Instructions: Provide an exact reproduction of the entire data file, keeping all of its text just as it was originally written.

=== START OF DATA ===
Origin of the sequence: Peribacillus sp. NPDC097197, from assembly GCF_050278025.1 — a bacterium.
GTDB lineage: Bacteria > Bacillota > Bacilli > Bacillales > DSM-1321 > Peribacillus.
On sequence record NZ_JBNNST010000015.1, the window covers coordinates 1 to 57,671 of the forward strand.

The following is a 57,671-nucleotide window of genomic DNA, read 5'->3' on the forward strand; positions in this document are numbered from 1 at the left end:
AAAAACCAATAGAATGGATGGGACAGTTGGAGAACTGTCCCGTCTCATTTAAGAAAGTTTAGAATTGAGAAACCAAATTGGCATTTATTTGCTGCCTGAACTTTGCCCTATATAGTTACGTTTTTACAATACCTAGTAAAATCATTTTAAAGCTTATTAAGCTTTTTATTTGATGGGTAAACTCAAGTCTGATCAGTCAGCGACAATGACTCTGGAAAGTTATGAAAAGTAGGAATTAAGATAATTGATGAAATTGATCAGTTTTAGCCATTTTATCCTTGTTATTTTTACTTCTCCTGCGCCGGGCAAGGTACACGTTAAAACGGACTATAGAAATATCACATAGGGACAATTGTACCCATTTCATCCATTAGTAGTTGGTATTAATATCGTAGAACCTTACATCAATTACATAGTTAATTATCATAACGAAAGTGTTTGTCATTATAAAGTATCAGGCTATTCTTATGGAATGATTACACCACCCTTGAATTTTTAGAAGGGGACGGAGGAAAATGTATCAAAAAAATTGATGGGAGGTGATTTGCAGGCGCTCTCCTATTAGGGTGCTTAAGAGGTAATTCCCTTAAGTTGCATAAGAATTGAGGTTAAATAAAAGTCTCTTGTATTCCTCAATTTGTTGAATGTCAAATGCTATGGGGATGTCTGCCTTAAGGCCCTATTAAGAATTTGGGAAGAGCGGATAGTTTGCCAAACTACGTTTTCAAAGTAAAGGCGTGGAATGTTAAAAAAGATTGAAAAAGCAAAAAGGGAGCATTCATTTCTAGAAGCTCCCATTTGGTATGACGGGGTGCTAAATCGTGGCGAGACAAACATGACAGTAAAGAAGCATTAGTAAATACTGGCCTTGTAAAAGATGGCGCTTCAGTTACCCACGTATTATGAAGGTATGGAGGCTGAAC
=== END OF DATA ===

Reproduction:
Origin of the sequence: Peribacillus sp. NPDC097197, from assembly GCF_050278025.1 — a bacterium.
GTDB lineage: Bacteria > Bacillota > Bacilli > Bacillales > DSM-1321 > Peribacillus.
On sequence record NZ_JBNNST010000015.1, the window covers coordinates 1 to 57,671 of the forward strand.

The following is a 57,671-nucleotide window of genomic DNA, read 5'->3' on the forward strand; positions in this document are numbered from 1 at the left end:
AAAAACCAATAGAATGGATGGGACAGTTGGAGAACTGTCCCGTCTCATTTAAGAAAGTTTAGAATTGAGAAACCAAATTGGCATTTATTTGCTGCCTGAACTTTGCCCTATATAGTTACGTTTTTACAATACCTAGTAAAATCATTTTAAAGCTTATTAAGCTTTTTATTTGATGGGTAAACTCAAGTCTGATCAGTCAGCGACAATGACTCTGGAAAGTTATGAAAAGTAGGAATTAAGATAATTGATGAAATTGATCAGTTTTAGCCATTTTATCCTTGTTATTTTTACTTCTCCTGCGCCGGGCAAGGTACACGTTAAAACGGACTATAGAAATATCACATAGGGACAATTGTACCCATTTCATCCATTAGTAGTTGGTATTAATATCGTAGAACCTTACATCAATTACATAGTTAATTATCATAACGAAAGTGTTTGTCATTATAAAGTATCAGGCTATTCTTATGGAATGATTACACCACCCTTGAATTTTTAGAAGGGGACGGAGGAAAATGTATCAAAAAAATTGATGGGAGGTGATTTGCAGGCGCTCTCCTATTAGGGTGCTTAAGAGGTAATTCCCTTAAGTTGCATAAGAATTGAGGTTAAATAAAAGTCTCTTGTATTCCTCAATTTGTTGAATGTCAAATGCTATGGGGATGTCTGCCTTAAGGCCCTATTAAGAATTTGGGAAGAGCGGATAGTTTGCCAAACTACGTTTTCAAAGTAAAGGCGTGGAATGTTAAAAAAGATTGAAAAAGCAAAAAGGGAGCATTCATTTCTAGAAGCTCCCATTTGGTATGACGGGGTGCTAAATCGTGGCGAGACAAACATGACAGTAAAGAAGCATTAGTAAATACTGGCCTTGTAAAAGATGGCGCTTCAGTTACCCACGTATTATGAAGGTATGGAGGCTGAAC